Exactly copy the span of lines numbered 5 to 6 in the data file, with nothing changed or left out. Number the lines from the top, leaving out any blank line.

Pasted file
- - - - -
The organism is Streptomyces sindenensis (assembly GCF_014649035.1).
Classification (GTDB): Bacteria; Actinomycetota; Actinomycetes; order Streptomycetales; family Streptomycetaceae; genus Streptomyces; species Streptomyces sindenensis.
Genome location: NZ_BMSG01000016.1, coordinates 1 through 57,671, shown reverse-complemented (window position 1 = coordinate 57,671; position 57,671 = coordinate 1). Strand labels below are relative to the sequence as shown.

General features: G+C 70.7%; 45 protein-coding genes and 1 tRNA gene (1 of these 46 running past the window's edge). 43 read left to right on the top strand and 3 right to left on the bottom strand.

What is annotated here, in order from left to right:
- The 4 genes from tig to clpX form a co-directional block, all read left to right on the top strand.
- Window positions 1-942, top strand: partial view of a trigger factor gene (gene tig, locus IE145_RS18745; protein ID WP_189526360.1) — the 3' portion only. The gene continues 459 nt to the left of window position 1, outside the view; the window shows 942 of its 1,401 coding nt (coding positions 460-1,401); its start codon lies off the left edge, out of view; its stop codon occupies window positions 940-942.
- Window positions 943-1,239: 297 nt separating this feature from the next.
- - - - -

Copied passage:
What is annotated here, in order from left to right:
- The 4 genes from tig to clpX form a co-directional block, all read left to right on the top strand.